MEAM/ZBL mixing for alloys

Dear lammps users,

When using the MEAM potential, by default ZBL is mixed into the pair terms when atoms are very close. I believe all the mixing is done in the compute_pair_meam function. When the pair terms, phi, are calculated for alloys (a-b interactions), the elemental phi term (a-a interactions) must be included by a call to phi_meam. I don't believe that this elemental phi term includes the ZBL mixing, although it would be included for the actual elemental phi terms used elsewhere. Am I understanding the code correctly? If so why is the ZBL not added into the (a-a) phi term when calculating the alloy phi term?

Thanks for your help,
Brian

This is a question for Greg (CCd).

Steve

Hi Brian,

I think I see your point, and yes, it does look the ZBL piece should be accounted for in a few more places for consistency.

Just to make sure we have the same understanding of this, I'll try to summarize what's going on (even though you've already done this nicely). The compute_pair_meam subroutine loops over all possible a-b pairs (where a and b are element types), then over all discrete r values we're using for the spline fit. We call phi_meam(r,a,b), which computes what we can think of as the "uncorrected" pair potential. Then, if we're using second nearest-neighbors, we have to do some more work to "correct" this. Finally, we mix in the ZBL potential.

There are two general ways in which, for a given a-b pair, we may need to compute the a-a or b-b potential as an intermediate step. First, within phi_meam() itself, if the reference structure involves nearest neighbors of like element types, those a-a pairs come directly into the potential. This is true for the C11 and L12 reference structures. For some other alloy structures, like the B1 and B2 structures, all nearest neighbors are of opposite type, so this issue doesn't apply.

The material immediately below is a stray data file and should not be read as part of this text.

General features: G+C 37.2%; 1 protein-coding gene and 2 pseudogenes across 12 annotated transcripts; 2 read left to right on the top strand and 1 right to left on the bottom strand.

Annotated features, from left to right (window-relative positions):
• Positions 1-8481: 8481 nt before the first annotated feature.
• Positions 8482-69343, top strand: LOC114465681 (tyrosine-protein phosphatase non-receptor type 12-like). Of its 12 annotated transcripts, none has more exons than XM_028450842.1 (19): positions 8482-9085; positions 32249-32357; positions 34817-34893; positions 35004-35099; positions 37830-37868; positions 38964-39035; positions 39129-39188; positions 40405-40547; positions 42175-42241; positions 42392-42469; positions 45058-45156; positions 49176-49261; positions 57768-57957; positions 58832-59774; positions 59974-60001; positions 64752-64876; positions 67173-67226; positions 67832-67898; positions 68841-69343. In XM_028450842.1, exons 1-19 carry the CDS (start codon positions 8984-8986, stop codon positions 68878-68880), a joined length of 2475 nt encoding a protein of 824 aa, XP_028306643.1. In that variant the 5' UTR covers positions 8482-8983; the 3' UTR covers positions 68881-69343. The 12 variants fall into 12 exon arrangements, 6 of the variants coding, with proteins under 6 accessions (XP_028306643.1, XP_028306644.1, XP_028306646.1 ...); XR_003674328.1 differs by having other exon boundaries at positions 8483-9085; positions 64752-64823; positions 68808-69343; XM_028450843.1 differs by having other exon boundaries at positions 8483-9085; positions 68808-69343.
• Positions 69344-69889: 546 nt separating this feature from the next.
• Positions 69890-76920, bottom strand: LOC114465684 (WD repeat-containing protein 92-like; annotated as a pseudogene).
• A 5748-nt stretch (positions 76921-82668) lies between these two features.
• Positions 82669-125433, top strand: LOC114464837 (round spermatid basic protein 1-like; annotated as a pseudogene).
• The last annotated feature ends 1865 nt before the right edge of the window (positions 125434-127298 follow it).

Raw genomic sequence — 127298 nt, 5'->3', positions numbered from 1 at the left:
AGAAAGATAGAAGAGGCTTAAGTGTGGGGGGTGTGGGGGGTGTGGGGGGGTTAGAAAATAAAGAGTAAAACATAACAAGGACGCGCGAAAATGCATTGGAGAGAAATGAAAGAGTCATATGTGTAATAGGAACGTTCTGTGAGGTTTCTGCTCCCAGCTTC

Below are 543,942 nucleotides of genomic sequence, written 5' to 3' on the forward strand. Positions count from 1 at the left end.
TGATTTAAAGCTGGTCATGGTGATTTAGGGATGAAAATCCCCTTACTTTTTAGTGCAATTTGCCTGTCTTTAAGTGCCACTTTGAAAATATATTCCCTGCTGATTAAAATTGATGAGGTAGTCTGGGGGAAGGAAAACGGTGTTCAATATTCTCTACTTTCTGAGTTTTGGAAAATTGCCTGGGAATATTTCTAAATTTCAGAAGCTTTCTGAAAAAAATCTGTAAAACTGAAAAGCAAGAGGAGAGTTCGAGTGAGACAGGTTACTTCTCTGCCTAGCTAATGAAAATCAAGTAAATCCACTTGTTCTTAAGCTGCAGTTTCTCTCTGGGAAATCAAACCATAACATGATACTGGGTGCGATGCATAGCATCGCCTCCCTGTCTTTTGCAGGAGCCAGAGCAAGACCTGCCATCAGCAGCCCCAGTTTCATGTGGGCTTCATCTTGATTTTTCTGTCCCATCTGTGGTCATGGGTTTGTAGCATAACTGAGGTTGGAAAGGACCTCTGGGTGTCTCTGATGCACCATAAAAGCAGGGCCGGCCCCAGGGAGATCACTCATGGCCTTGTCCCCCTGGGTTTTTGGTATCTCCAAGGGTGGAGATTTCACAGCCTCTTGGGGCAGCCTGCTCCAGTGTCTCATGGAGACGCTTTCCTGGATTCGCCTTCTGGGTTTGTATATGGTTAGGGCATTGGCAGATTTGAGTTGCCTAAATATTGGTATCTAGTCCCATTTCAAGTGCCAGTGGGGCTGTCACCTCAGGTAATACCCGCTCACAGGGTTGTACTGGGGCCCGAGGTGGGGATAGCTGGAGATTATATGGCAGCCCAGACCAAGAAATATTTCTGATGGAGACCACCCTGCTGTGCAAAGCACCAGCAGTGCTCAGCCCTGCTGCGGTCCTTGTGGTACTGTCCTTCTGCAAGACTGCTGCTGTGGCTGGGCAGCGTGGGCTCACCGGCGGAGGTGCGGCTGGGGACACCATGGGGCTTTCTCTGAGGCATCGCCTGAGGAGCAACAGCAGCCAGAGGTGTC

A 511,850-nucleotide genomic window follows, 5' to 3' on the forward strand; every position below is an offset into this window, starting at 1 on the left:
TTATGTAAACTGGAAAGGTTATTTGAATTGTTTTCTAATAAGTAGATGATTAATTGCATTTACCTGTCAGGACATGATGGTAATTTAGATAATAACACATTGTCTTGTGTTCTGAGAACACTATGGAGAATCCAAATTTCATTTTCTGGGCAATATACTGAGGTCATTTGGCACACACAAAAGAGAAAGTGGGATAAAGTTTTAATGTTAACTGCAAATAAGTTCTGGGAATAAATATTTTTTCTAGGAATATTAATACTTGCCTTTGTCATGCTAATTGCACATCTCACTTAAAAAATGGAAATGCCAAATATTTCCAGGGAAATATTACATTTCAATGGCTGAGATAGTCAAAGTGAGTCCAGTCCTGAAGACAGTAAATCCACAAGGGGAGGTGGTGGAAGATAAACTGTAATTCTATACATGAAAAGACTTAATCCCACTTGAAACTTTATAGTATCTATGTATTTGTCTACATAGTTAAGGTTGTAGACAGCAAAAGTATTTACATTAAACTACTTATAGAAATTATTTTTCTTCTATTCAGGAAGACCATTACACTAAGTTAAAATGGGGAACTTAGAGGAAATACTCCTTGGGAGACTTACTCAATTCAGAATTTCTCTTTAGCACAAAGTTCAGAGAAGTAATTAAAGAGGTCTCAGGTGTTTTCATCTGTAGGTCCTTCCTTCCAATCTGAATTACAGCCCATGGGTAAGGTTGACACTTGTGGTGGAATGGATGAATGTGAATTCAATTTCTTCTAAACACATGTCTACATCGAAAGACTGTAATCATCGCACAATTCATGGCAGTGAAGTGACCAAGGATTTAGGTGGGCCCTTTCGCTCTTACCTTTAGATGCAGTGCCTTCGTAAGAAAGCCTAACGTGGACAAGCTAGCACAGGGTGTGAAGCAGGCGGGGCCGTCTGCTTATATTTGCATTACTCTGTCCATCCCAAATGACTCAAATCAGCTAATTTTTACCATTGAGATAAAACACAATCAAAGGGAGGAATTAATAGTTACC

Second, the a-a pair is needed for alloys when we're using second nearest-neighbors (NN2). Currently, we don't include the ZBL potential piece here either; instead, we compute the entire potential as if there were no ZBL, and then add in the ZBL potential at the end. This probably matters less, since it only makes a difference when the second neighbors are close enough for the ZBL piece to kick in (so that first neighbors are extremely compacted).

For the first case, here's my original argument for doing things the way they're currently done: the phi_meam(r,a,b) subroutine computes the pair potential that obeys the Rose energy function for the a-b reference structure. The ZBL potential is different form the Rose energy function, and therefore it makes sense to compute everything within phi_meam() (including those a-a terms) as if there is no ZBL potential. Now, however, I think that's wrong (and that you're right). The simplest way to see that this is true is to think about the case where we want to use ZBL for the a-a pair, but not the a-b alloy (so that a-b should obey the Rose energy). If we don't account for the ZBL piece of the a-a potential, the resulting a-b energy will actually not obey the Rose energy because of the perturbation in a-a. Assuming that makes sense, do you agree?

A similar argument holds for the NN2 case, I think.

So, it appears that everything could be made consistent by moving the ZBL correction to the end of the phi_meam() subroutine, instead of the end of compute_pair_meam. Again, do you agree?

If this makes sense, I'll try to make this change after some testing. It should only change results for the C11 and L12 alloy systems, and for NN2 systems under extreme compaction. Thanks for taking such a close look at the code.

Regards,
Greg